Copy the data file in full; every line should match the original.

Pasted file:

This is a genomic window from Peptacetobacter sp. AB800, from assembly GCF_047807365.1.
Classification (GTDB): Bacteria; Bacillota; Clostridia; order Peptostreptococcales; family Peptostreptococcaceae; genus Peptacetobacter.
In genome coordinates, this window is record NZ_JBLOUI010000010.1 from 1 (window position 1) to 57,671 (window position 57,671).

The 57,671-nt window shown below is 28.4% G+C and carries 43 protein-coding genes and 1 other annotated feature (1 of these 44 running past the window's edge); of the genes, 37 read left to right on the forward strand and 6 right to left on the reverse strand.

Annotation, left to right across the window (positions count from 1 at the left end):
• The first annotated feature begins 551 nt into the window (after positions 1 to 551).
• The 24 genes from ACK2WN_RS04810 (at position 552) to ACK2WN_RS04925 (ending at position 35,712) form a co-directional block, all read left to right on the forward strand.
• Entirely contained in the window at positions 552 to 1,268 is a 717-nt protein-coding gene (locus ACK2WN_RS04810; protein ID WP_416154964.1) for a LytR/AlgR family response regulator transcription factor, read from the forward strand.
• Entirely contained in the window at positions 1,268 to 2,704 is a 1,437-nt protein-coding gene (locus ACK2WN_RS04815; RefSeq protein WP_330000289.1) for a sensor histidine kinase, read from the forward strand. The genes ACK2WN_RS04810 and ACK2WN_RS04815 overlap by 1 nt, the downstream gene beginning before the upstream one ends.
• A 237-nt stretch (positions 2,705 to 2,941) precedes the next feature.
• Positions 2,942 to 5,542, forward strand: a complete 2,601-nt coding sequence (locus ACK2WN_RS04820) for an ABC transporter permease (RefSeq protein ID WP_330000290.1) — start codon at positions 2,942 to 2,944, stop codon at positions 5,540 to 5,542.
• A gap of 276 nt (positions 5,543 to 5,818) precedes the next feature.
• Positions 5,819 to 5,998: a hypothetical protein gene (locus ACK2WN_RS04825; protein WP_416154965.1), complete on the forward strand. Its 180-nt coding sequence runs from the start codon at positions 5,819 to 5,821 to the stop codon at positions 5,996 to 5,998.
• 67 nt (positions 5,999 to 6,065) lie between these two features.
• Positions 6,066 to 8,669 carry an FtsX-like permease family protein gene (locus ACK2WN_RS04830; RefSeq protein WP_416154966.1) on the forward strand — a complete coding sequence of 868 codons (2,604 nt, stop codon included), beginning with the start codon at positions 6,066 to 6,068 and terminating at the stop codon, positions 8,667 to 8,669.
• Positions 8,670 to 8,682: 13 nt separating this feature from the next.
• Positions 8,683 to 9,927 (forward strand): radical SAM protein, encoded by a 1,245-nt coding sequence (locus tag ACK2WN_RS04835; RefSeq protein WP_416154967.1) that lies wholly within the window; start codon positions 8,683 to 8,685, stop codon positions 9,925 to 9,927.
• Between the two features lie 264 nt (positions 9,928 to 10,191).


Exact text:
This is a genomic window from Peptacetobacter sp. AB800, from assembly GCF_047807365.1.
Classification (GTDB): Bacteria; Bacillota; Clostridia; order Peptostreptococcales; family Peptostreptococcaceae; genus Peptacetobacter.
In genome coordinates, this window is record NZ_JBLOUI010000010.1 from 1 (window position 1) to 57,671 (window position 57,671).

The 57,671-nt window shown below is 28.4% G+C and carries 43 protein-coding genes and 1 other annotated feature (1 of these 44 running past the window's edge); of the genes, 37 read left to right on the forward strand and 6 right to left on the reverse strand.

Annotation, left to right across the window (positions count from 1 at the left end):
• The first annotated feature begins 551 nt into the window (after positions 1 to 551).
• The 24 genes from ACK2WN_RS04810 (at position 552) to ACK2WN_RS04925 (ending at position 35,712) form a co-directional block, all read left to right on the forward strand.
• Entirely contained in the window at positions 552 to 1,268 is a 717-nt protein-coding gene (locus ACK2WN_RS04810; protein ID WP_416154964.1) for a LytR/AlgR family response regulator transcription factor, read from the forward strand.
• Entirely contained in the window at positions 1,268 to 2,704 is a 1,437-nt protein-coding gene (locus ACK2WN_RS04815; RefSeq protein WP_330000289.1) for a sensor histidine kinase, read from the forward strand. The genes ACK2WN_RS04810 and ACK2WN_RS04815 overlap by 1 nt, the downstream gene beginning before the upstream one ends.
• A 237-nt stretch (positions 2,705 to 2,941) precedes the next feature.
• Positions 2,942 to 5,542, forward strand: a complete 2,601-nt coding sequence (locus ACK2WN_RS04820) for an ABC transporter permease (RefSeq protein ID WP_330000290.1) — start codon at positions 2,942 to 2,944, stop codon at positions 5,540 to 5,542.
• A gap of 276 nt (positions 5,543 to 5,818) precedes the next feature.
• Positions 5,819 to 5,998: a hypothetical protein gene (locus ACK2WN_RS04825; protein WP_416154965.1), complete on the forward strand. Its 180-nt coding sequence runs from the start codon at positions 5,819 to 5,821 to the stop codon at positions 5,996 to 5,998.
• 67 nt (positions 5,999 to 6,065) lie between these two features.
• Positions 6,066 to 8,669 carry an FtsX-like permease family protein gene (locus ACK2WN_RS04830; RefSeq protein WP_416154966.1) on the forward strand — a complete coding sequence of 868 codons (2,604 nt, stop codon included), beginning with the start codon at positions 6,066 to 6,068 and terminating at the stop codon, positions 8,667 to 8,669.
• Positions 8,670 to 8,682: 13 nt separating this feature from the next.
• Positions 8,683 to 9,927 (forward strand): radical SAM protein, encoded by a 1,245-nt coding sequence (locus tag ACK2WN_RS04835; RefSeq protein WP_416154967.1) that lies wholly within the window; start codon positions 8,683 to 8,685, stop codon positions 9,925 to 9,927.
• Between the two features lie 264 nt (positions 9,928 to 10,191).